Cowboys in Rockville, the first thing you notice is the glasses: Everyone is holding a Mason jar full of beer.

And the second thing you notice is cowboy hats: red felt, black felt, tan, straw, some trailing a furry tail from the brim, others with peacock-feather hat bands.

Fringed jackets are the ultimate accompaniment, but western shirts and blouses are acceptable, as are lacy ruffled blouses with denim prairie skirts.

An evening at Cowboys is like going to a costume party. And if you like country-western music, Cowboys -- a friendly, reasonably priced bar and restaurant -- is a place to mingle with laid-back people who are into country, too. The only drawback is that when it's crowded, you can cut the smoke with a Bowie knife.

Last Saturday night, a band called Brahma played "Rednecking, Lovemaking Night," while couples on the dance floor dipped and spun like Tilt-a-Whirl cars at an amusement park. The dance was the Cotton-Eye Joe, not to be confused with Slappin' Leather, the Shuffle or the Texas Freeze. It was jitterbug in slow motion.

Brahma's repertoire took in southern rock -- Grateful Dead and Alabama -- as well as tried- and-true Willie Nelson, Waylon Jennings and Conway Twitty tunes.

Reaching for a nacho, a woman named Laurie from Ellicott City allowed as how she felt uncomfortable -- she usually goes out with her boyfriend -- but her friend Becky from Laurel was happily reminiscing about country musicians she'd seen in person. The two planned an evening of country-western bar- hopping.

In the back of the room, Dale Rulapaugh was helping Kim Kivett sell cowboy hats and trinkets. Hat business was slow, as it usually is on Saturday nights when the crowd is more college age. But customers were buying belt buckles, hatpins -- "Skol," "Jack Daniels" or "Lone Star Beer" pins are the most popular -- and buttons: "Cowgirls stay in the saddle longer" and "If you ain't country you ain't s..." are favored slogans.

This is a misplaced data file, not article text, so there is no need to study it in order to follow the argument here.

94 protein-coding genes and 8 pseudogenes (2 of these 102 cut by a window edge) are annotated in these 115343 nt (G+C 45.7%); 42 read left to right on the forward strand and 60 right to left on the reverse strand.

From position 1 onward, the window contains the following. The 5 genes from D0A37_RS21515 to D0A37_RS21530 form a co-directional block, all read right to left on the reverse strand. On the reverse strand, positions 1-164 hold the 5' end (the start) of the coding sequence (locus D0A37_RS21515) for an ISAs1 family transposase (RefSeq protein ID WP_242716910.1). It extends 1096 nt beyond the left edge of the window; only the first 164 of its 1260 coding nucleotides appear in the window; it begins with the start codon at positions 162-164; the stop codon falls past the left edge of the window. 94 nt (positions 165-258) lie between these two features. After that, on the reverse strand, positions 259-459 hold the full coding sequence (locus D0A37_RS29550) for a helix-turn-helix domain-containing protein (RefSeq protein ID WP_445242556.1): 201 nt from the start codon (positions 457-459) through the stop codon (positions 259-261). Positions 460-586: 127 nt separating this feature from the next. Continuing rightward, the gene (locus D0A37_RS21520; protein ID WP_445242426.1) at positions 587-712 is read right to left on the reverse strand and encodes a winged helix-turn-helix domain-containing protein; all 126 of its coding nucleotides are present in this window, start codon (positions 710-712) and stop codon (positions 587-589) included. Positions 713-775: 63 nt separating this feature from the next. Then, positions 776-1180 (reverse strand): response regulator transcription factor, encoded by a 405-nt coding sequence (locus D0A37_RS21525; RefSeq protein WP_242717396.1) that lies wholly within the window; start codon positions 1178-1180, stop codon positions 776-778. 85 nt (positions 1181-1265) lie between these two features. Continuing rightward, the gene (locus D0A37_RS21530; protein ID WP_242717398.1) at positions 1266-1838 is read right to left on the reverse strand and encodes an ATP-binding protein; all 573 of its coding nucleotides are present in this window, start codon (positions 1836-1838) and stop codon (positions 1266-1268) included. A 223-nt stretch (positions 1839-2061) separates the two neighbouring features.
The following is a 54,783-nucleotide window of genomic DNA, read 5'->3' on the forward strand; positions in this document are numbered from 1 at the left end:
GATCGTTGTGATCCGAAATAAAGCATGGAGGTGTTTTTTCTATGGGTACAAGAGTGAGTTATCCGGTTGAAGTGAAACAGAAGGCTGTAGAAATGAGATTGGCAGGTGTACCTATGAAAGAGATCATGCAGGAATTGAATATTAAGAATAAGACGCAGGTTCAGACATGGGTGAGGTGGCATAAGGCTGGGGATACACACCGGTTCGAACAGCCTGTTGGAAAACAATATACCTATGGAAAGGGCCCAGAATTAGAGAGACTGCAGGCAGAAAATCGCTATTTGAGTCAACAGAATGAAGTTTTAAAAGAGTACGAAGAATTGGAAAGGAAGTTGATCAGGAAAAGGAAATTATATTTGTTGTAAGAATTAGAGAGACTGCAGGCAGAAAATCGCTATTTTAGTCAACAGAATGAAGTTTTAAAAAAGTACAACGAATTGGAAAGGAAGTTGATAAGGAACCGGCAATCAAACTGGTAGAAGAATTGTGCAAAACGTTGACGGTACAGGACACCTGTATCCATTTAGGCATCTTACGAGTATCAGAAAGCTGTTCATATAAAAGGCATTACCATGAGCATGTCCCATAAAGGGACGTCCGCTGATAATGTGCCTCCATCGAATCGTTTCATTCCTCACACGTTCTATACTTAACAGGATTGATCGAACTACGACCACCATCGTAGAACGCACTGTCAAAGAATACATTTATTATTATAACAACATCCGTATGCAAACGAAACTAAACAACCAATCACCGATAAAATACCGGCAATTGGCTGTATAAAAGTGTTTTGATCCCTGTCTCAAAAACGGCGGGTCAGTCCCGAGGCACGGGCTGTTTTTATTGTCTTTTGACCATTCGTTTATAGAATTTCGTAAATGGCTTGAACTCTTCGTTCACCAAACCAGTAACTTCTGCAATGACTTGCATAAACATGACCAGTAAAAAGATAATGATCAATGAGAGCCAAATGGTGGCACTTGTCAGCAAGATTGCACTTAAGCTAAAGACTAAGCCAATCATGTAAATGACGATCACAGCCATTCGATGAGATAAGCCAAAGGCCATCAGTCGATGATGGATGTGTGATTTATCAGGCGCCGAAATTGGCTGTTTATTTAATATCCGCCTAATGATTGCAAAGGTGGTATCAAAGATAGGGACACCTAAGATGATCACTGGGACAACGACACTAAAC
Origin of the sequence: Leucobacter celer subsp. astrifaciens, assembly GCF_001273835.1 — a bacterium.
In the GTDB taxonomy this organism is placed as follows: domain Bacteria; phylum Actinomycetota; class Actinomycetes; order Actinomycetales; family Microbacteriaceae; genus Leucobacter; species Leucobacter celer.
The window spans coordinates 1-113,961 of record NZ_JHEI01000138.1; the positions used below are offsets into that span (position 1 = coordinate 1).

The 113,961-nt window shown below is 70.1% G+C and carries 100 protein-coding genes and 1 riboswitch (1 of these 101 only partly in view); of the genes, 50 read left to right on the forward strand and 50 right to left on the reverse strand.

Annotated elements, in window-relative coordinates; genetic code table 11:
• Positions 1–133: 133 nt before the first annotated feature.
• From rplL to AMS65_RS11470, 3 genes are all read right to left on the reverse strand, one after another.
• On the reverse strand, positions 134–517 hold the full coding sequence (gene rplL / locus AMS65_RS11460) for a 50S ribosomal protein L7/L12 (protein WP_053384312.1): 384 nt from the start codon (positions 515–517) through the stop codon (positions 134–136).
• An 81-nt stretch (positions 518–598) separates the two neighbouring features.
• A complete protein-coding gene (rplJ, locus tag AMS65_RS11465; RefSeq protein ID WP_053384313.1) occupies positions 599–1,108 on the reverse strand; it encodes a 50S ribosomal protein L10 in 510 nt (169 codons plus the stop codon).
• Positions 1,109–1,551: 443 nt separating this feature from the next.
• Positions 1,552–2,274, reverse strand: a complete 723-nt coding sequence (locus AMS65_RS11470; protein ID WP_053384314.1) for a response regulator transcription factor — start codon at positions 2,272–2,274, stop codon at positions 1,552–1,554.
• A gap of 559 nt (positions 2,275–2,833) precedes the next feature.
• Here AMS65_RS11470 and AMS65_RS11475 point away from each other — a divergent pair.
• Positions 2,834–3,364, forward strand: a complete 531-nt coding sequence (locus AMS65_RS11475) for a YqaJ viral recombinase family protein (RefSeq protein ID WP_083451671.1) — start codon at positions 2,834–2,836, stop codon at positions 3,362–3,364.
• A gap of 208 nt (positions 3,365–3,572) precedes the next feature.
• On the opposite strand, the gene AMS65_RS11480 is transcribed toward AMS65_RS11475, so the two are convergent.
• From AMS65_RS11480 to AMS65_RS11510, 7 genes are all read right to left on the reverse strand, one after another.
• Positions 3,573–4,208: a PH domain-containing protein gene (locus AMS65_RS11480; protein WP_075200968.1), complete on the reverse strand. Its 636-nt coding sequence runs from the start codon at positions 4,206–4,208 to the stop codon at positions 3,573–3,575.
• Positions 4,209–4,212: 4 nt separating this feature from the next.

Sitting on the lid of a trunk filled with cowboy hats, Rulapaugh surveyed the crowd. "You really have to look at the people," he said. "Then you'll be able to tell between a redneck -- I'm not a redneck -- or a college student or just a couple out having fun."

It's a fine, skinny line.

"Rednecks will have their jeans and cowboy hat and boots. . ."

That's exactly what Rulapaugh is wearing. He looks down at his jeans.

"They don't have Jordache on, okay?

"They'll have Levi's, sometimes a little bandana sticking out of their back pocket.

"There's one there -- he's from Dallas. Last week we had some rodeo riders in here. They were buying hatpins. Rednecks, cowboys, whatever you want to call them, they're spending a lot more money on this here sort of thing," he said.

Up until September, Cowboys was the Outside Inn, a rock club. But the owners, brothers Mike and Charles Patterson, like to change the format periodically; they prefer country-western music, anyway.

"Other people like rock music, new wave," said Rulapaugh. "But here, they're here for down-home." COWBOYS -- At 4828 Boiling Brook Parkway, Rockville, in the Randolph Hills shopping center. Free country dance lessons, Friday and Sunday nights from 7 to 9. 770-7530.